I love spring! Of all the seasons it is my favorite. Maybe it has something to do with the fact that I was born in the spring or that green is my favorite color or any number of other reasons but it is the one season that resonates with me the strongest.
I love watching tender new shoots push up through the soil, how the buds on branches start to swell and burst open into bloom and listening to the exuberant song of the robin as he sings to attract a mate.
Of all the seasons, I look forward to spring the most. It holds the promise of rebirth and regrowth and a new beginning. So it is no big surprise that many of the spring blooming flowers are some of my favorites; tulips, narcissus, hellebore, violets, viburnum, quince, tulip magnolia, oh and hellebore. Did I mention that I love hellebore?! (Check out last month’s blog)
Over the years I have lived in several parts of the country. I grew up in the suburbs of Chicago, went to school in Iowa and Utah, spent 20 years living in New York City and now here in Portland and I have to say that the Pacific Northwest spring outshines them all! Spring in beautiful everywhere but with our moderate climate and abundant winter rainfall, once spring hits its stride our little corner of the world just explodes with flowers. The Rhodies, aka rhododendrons, are extraordinary. Some bushes here are as tall as houses with soccer ball sized flower heads!
One thing I noticed when I moved here is that spring seemed to come earlier here than inmost parts of the country, except for the south that is. On further investigation I have learned that According to weather expert Cliff Mass, it is because of our geography that our spring starts about a month earlier here.
Which is great news for us flower folk. This means we are blessed with tons of amazing locally grown flowers earlier! Right around now, the flower market starts to fill up with locally grown product. It starts as a trickle with farmers bringing in their smatterings of first offerings and then becomes a torrent of blooms and beauty.
In late January/early February we start getting tulips, hyacinth and narcissus that have been forced in the greenhouse followed by hellebore, another early bloomer and highly coveted at the flower market. Soon after we start seeing quince, tulip magnolia, viburnum, plum and apricot branches that have also been lightly forced into bloom. Witch Hazel and Pieris are both shrubs that naturally bloom early so there is no need to force them to show off.
Freesia, poppies and ranunculus love the cool weather and do great in hoop houses and cool greenhouses. I do have to say that our locally grown freesia and ranunculus are fantastic! So much better than the imported and California grown. They are bigger, stronger and last longer and it is so hard to say goodbye to them once the weather starts getting too warm.
The field grown flowers take a little longer to come on but once they do, there is no stopping them. Farmers bring in buckets and buckets of fantastic tulips, narcissus, lilac, frittilaria, hyacinth along with dogwood, cherry, and other blooming branches.
So many other florists I know here all feel so blessed to have such an amazing abundance of locally grown product available to us here in the Pacific Northwest.
Aside from the flower market and my floral business, there are many things to do here once the weather starts warming up.
With my limited free time, one of my favorite things to do come spring is to take a walk in one of Portland’s older historic neighborhoods with well-established trees and gardens. The abundance and lushness of these neighborhoods is something to behold. There is always something in bloom here year round but spring is the pinnacle.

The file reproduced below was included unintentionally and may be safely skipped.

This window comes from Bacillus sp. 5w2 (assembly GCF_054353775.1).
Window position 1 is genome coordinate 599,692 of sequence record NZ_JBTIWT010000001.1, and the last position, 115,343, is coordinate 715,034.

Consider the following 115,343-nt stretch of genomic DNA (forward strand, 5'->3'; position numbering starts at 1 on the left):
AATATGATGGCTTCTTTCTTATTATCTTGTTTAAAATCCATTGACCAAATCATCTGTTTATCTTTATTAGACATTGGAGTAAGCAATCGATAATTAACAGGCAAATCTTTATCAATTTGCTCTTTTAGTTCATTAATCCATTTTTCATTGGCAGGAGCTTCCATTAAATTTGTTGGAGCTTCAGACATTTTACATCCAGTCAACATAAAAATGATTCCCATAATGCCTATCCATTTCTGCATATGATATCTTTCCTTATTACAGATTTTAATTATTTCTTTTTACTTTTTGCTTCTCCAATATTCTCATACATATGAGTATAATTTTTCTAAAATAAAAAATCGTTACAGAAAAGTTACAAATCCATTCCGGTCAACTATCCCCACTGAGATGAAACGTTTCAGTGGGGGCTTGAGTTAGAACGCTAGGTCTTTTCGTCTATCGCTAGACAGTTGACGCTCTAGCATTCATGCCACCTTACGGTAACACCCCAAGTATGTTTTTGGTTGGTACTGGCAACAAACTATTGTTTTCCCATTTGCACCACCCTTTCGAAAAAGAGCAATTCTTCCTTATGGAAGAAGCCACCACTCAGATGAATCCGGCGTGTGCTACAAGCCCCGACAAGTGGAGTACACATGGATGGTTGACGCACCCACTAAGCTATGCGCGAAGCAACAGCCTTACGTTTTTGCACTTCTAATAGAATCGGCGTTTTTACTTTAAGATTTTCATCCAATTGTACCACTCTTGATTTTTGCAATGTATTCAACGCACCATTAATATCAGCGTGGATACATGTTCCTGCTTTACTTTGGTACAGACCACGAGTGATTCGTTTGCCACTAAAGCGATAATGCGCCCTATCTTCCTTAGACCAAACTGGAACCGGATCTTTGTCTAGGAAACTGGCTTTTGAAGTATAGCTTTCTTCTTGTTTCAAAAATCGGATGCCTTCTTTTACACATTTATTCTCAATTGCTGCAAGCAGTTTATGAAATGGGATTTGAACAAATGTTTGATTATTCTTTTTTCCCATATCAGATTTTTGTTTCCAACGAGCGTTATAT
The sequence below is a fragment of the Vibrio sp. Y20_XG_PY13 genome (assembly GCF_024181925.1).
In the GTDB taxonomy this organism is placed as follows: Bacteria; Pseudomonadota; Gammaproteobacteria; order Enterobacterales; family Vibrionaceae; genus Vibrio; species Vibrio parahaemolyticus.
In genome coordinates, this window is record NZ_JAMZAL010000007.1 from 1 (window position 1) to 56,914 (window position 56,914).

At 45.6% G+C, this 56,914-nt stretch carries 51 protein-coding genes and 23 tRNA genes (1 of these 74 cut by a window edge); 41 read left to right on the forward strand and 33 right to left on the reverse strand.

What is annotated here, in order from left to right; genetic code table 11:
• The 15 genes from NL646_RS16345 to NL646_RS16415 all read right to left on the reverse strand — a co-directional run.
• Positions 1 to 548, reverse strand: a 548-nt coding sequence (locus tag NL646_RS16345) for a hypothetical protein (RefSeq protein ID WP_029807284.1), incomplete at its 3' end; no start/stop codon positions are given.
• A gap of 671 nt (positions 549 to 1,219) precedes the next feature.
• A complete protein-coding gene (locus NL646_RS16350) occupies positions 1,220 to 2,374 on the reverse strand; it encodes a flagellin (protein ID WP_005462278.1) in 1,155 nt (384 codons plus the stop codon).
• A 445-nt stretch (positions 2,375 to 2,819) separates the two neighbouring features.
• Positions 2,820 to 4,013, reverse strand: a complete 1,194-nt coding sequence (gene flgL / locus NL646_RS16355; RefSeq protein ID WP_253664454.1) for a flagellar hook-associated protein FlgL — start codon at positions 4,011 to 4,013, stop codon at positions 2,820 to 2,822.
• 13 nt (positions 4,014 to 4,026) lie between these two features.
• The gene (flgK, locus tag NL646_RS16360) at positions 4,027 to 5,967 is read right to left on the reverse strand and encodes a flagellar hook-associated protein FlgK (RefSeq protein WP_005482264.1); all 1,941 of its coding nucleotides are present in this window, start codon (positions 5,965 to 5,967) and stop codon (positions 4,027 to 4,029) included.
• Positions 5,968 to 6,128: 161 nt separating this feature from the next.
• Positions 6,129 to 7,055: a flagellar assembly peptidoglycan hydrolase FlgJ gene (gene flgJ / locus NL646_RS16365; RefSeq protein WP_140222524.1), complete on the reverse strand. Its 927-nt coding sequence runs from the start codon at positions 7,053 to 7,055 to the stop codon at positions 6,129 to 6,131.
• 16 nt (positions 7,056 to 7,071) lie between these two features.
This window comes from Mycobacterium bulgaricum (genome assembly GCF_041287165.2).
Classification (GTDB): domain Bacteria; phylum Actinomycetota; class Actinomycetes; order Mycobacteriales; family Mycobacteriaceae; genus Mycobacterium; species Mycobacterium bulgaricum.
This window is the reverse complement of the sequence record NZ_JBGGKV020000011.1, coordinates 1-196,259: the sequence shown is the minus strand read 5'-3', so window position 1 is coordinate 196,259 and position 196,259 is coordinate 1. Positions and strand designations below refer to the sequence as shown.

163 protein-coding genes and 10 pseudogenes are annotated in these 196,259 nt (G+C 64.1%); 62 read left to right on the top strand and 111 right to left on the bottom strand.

One of the items on my bucket list is to visit Holland in the April but until that day, the closest thing to a trip to the Netherlands is the Wooden Shoe Tulip Festival in Woodburn, Oregon. Every spring 40 acres of tulips burst into bloom attracting thousands of guests from the last week of March all the way through the month of April. I don’t always make it down there every year but when I do it is quite wonderful.
Late April and May is when the Columbia River Gorge bursts into bloom. The Gorge’s unique geography is a link between the dry high desert and the damp west side, and beginning in mid to late April the bloom works its way from west to east, carpeting massive areas with balsamroot, lupine, lomatium and a range of other flowers. The best spots to view the wildflowers are Miler Island, Tom McCall Preserve near Mosier, Dog Mountain and Catherine Creek on the Washington side of the river.
Late spring wouldn’t be complete without a trip to the International Rose Test Garden in Washington Park. Come May and sometimes earlier, the first flush of roses explode onto the scene in hundreds of different shapes, sizes and colors.
Escape from Portland’s traffic and take a trip to the Oregon Coast to experience a totally different kind of traffic, a very large kind! Every year the entire global population of grey whales trucks its way up the Pacific coast from the birthing lagoons of Baja to feeding areas in the Bering Sea. Late March is usually the best time to see them. The best spot to catch a glimpse of these big boys and girls is Cape Lookout, Cape Meares or Yaquina Head in Oregon or Cape Disappointment in Washington.
Rhododendrons are as iconic to the Pacific Northwest as Douglas Firs and Sasquatch. While most of us only get to enjoy them in gardens and parks here is town, I am told that there is nothing like seeing them in the wild while hiking in the rainforests of the Pacific Northwest enshrouded in fog. While I have yet to experience them in this manner it sounds absolutely magical! Add another thing to my bucket list!
Best places are Ramona Falls of the McNeil Point trail on Mt Hood as well as the Bogachiel or Soleduc Valley on the Olympic Peninsula.
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